A 16 year-old caught cheating during the 2013 Cork Chess Congress (he was found consulting a computer in a bathroom during a game) has been banned from tournament play for 4 months by the Irish Chess Union. However, the adult who found him in the bathroom and accused him of cheating (who was also the teen’s opponent) was banned from all activities for 10 months.
Legislators in South Carolina are considering a bill that would legalize games played by clubs and social groups in homes and community centers. Strict reading of a still-on-the-books 1802 law forbids all games involving cards or dice. In fact, just last May a retirement community banned Bridge and Canasta groups from meeting rooms after being warned by state police that the games were illegal. But not everyone supports the bill. Some are concerned that changes to the law may inadvertently legalize gambling. In response, the state senator who sponsored the bill has threatened to sue and have the whole gaming law thrown out if his more careful revisions aren’t passed.
An underground Poker club in New York City was raided by police and is also being sued by the city. The lead organizer of the club (who was present during the raid but escaped arrest) told a reporter that the club would continue because the potential earnings outweighed any risk of misdemeanor charges for promoting gambling.
Police in China broke up a con operation that would drug business men from Tongxiang and then convince them that they had lost money playing Mahjong. One man racked up debts of 2 million Yuan.
Hasbro finds itself the subject of a lawsuit over the abandonment of the National Scrabble Association. John D. Williams claims that in return for promoting the game and running tournaments, the publisher agreed to pay him $10,000 for each 1 percent increase in Scrabble’s sales. In court papers, he asks for $1 million and states that Hasbro has sold 150 million Scrabble games since 1982.
The Wilbraham, Massachusetts Board of Appeals denied Michael Farnham a permit to open a game store. However, board members indicated that it wasn’t the CCGs and RPGs they were concerned about, but rather the swords, knives, and paintball guns that Farnham also planned to sell there.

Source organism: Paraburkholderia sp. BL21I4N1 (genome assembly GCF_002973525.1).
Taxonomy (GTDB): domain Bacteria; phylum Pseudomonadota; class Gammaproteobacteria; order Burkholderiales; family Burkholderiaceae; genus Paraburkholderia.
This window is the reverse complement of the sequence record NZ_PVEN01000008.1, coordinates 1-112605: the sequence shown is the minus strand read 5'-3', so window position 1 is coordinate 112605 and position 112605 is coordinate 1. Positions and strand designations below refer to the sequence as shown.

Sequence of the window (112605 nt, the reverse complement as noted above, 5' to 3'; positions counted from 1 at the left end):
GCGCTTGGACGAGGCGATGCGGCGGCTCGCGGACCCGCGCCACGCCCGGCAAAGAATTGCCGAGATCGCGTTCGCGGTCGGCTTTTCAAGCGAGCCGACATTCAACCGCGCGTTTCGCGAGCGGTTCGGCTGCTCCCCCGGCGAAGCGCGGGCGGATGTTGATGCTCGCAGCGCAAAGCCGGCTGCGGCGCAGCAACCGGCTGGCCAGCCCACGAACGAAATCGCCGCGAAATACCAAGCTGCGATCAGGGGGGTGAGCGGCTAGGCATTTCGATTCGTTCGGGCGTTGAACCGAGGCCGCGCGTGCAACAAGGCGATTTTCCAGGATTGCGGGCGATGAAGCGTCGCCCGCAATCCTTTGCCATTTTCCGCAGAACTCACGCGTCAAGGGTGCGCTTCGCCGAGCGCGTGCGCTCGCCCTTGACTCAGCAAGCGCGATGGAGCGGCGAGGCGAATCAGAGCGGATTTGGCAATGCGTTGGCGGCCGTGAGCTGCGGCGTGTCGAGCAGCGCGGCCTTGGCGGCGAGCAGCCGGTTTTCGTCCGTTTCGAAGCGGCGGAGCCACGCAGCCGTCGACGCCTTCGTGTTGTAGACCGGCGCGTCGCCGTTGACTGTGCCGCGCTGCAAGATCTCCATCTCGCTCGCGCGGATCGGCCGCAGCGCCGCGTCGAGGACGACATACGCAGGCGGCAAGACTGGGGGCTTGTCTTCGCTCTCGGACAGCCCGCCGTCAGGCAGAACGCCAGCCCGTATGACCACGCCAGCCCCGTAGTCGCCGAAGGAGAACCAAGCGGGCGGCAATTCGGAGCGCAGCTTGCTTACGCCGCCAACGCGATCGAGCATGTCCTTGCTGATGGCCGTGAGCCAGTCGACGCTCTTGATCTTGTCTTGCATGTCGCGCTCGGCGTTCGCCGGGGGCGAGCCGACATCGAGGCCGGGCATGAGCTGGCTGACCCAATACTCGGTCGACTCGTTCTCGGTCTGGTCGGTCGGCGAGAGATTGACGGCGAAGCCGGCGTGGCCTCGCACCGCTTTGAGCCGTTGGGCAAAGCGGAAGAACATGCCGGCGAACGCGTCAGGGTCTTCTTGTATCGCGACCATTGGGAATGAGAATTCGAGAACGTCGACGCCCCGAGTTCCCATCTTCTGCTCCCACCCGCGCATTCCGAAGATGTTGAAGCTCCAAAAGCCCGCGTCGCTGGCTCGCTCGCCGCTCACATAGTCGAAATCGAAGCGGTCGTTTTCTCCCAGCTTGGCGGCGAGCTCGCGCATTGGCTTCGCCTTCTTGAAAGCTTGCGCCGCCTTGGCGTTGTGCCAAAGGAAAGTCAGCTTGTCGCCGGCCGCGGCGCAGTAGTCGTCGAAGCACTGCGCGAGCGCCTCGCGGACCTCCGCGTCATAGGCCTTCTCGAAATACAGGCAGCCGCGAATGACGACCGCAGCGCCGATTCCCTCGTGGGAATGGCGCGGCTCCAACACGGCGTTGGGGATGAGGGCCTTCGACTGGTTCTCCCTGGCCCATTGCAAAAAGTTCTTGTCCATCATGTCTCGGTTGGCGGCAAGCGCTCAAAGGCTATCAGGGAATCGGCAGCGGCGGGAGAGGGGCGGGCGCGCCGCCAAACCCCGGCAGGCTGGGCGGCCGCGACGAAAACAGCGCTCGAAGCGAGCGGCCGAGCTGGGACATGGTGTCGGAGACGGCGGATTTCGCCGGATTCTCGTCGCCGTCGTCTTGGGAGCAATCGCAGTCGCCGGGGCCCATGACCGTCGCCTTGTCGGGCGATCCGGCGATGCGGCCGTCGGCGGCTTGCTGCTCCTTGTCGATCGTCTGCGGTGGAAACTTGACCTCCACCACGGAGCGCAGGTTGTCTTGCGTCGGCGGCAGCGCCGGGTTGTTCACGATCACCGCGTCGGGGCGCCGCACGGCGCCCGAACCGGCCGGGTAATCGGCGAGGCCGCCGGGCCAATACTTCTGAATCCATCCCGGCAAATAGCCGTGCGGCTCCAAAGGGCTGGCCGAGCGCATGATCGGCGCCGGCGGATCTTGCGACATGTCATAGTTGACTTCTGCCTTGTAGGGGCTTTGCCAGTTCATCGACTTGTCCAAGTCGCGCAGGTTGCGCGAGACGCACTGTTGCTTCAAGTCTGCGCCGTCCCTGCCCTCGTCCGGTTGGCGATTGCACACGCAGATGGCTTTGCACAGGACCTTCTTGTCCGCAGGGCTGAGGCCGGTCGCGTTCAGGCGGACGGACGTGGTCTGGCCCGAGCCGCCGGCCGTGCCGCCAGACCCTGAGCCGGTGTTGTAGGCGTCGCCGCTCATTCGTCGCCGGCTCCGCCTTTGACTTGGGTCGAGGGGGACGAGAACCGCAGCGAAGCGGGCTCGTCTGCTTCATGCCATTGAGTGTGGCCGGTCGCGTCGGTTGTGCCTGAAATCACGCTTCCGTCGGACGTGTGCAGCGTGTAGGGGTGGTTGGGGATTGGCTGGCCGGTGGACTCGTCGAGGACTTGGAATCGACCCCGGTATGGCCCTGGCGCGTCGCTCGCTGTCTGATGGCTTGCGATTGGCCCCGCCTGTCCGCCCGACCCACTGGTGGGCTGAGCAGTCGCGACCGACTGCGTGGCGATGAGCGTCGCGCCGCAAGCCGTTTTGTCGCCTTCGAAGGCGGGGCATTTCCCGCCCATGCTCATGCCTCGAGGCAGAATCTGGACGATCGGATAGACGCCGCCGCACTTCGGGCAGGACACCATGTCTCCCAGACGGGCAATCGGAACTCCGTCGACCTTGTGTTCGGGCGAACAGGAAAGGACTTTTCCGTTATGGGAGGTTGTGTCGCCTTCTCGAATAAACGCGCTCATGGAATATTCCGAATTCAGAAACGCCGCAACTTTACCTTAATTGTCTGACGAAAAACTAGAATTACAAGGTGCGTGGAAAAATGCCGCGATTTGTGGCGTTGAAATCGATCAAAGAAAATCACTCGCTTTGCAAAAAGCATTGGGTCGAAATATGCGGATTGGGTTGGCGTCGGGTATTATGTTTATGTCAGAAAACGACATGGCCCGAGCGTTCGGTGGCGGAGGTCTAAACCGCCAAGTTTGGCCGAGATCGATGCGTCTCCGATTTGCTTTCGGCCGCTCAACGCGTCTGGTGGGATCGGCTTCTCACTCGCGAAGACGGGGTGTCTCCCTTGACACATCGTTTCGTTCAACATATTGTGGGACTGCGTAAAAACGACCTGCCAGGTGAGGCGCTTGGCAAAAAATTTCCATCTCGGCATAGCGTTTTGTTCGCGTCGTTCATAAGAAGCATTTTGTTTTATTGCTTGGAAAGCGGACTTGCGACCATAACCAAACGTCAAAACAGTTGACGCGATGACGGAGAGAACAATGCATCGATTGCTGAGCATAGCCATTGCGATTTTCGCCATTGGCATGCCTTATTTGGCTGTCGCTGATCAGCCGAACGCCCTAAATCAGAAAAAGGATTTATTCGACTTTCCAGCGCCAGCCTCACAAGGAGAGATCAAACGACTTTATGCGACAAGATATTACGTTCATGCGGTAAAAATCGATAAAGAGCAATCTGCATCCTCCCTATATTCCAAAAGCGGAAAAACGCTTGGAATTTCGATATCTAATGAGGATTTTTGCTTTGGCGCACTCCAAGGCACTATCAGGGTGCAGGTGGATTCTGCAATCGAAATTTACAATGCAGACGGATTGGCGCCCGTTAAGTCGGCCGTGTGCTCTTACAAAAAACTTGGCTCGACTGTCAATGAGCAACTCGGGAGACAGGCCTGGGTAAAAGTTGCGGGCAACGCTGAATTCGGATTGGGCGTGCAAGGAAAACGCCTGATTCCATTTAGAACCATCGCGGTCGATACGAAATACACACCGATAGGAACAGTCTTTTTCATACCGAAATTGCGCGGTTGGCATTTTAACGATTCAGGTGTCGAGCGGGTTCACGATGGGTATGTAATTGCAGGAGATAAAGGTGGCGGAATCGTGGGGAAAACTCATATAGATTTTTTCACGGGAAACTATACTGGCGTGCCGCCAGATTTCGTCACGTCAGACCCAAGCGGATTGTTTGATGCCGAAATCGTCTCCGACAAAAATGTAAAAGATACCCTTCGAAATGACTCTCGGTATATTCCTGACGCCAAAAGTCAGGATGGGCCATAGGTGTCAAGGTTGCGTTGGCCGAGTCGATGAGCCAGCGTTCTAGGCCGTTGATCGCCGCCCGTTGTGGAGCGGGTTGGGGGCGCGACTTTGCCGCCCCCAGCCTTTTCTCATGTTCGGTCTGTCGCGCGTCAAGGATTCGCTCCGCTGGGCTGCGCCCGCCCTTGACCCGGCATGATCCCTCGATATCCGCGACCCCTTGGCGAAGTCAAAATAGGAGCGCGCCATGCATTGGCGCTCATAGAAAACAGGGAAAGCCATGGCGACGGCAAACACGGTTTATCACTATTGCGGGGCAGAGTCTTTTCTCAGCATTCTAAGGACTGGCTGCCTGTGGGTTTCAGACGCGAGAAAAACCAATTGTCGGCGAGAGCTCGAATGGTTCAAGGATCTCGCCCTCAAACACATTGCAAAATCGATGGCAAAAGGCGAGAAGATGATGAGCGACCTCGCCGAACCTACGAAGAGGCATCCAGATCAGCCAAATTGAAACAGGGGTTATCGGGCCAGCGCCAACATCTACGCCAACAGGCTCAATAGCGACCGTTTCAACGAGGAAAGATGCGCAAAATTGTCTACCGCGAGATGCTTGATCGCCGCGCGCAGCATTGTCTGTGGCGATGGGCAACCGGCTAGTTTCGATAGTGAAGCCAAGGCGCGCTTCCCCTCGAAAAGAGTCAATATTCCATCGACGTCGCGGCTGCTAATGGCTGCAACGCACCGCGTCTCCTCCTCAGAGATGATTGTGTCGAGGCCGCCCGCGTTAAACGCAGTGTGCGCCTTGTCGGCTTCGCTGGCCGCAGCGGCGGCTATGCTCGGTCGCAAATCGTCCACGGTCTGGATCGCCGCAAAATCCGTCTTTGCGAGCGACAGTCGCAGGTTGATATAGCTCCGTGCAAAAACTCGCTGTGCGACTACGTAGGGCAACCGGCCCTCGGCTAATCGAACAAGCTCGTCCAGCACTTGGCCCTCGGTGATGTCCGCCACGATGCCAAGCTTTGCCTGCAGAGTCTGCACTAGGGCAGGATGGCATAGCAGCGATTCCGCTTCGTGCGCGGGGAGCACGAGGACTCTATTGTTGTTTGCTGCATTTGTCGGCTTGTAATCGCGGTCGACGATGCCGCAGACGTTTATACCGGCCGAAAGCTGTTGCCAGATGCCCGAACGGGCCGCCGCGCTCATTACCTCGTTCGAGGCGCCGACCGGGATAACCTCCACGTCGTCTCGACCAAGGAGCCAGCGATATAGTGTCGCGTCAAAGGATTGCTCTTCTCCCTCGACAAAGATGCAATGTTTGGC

Two Germans are being stripped of their gold medals from the last world championship Bridge match. A recently concluded investigation by the World Bridge Federation, found that the two had surreptitiously communicated by coded coughs. In addition to losing their medals, the two men have been prohibited from partnering for life, and from playing even separately in any WBF tournament for 10 years.
Spin Master is suing two factories in China for making knockoffs of Flutterbye Fairy.
In Changning, China, a man was stabbed to death at a Mahjong and Chess parlor. Police have not caught the perpetrator but believe the incident started as an argument over a debt.
Two friends leaving a Chess match in Dallas were attacked by a man with a knife.
A professional Poker player was found beaten to death in his London home, just after an evening in which he had won £3,000 at a local casino. Robbery is the suspected motive, though there was no evidence of forced entry.
The BBC caused an uproar when characters in Jonathan Creek, a detective television show, used a derogatory term for people of color in an on-screen game of Scrabble.